If you or a loved one has been injured in a truck accident, then you’re well aware of the toll one of these wrecks can take. Your family may be struggling to make ends meet as your loved one struggles with the physical and emotional pain and suffering that has been unfairly thrust upon him or her. These can be hard times for sure.
Ways to build your truck accident claim
Fortunately, a personal injury lawsuit against the trucker who caused the accident and his or her employer may be one way to alleviate these losses. While demonstrating that the trucker was driving negligent at the time of the accident, such as by speeding or texting and driving, is one way to approach your claim, you’re not limited to that strategy.
In fact, there may be many other ways that you can prove liability. Let’s look at some of them here:
- Improperly maintained truck: A rig has to be kept in proper condition if it’s to be safely operated on the road. That’s why federal regulations require routine inspections of these trucks. Drivers are supposed to conduct post-trip inspections to identify defects in operating systems, from tires to brakes, and the truck company is supposed to withhold that truck from operation until the identified issues are corrected. Additionally, each truck in a company’s fleet is required to undergo a yearly inspection. These inspections are thorough, analyzing every aspect of the rig from windshield wipers to mirrors and steering systems. By subpoenaing maintenance records, you may be able to see how a trucker or his or her employer dropped the ball and allowed a dangerous truck onto the road.
- Improperly secured cargo: Federal regulations also speak to the ways in which cargo has to be secured on these trucks. The specific requirements depend on the type, size, and even the shape of the cargo being hauled. But the regulations are pretty specific, addressing the type and number of tiedowns that must be used, as well as whether any blocking needs to occur. If a trucker and his employer fail to abide by these regulations, then you have more evidence to support your claim.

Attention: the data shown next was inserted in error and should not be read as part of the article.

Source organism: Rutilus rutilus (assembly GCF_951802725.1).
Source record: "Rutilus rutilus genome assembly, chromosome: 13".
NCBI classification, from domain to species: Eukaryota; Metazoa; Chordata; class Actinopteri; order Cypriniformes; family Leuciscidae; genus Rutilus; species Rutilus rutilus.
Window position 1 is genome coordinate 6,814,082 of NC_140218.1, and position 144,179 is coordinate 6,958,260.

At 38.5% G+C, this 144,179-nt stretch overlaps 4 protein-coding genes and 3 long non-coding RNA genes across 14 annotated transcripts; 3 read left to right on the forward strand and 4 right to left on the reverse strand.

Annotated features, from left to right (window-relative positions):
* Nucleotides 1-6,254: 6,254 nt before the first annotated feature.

- Hours of service violations: Truckers are required to abide by federal limitations on the number of hours that they can drive. For example, a trucker can’t operate a rig more than 11 hours after taking 10 consecutive hours off, and he or she must take a 30-minute break after a cumulative period of eight hours of driving. Truckers are also limited to driving 60 hours in a seven-day period, or 70 hours in any eight-day period. Again, through your personal injury claim, you should be able to gain access to the trucker’s log, which can show whether he or she was abiding by applicable hours of service regulations.
Building the comprehensive case that you need on your side
To best position yourself for success, you need to address every aspect of your case. This is the only way to know for sure that you’re putting forth all the evidence that supports your claim. It’s also the only way to identify potential defenses that may be raised by the trucker and his or her employer.
Therefore, preparation is key to your claim. If you’d like to learn more about what you can do to best position yourself for success and what an attorney can do to help you achieve a favorable outcome, then please consider researching your representation options and choosing one that is right for you.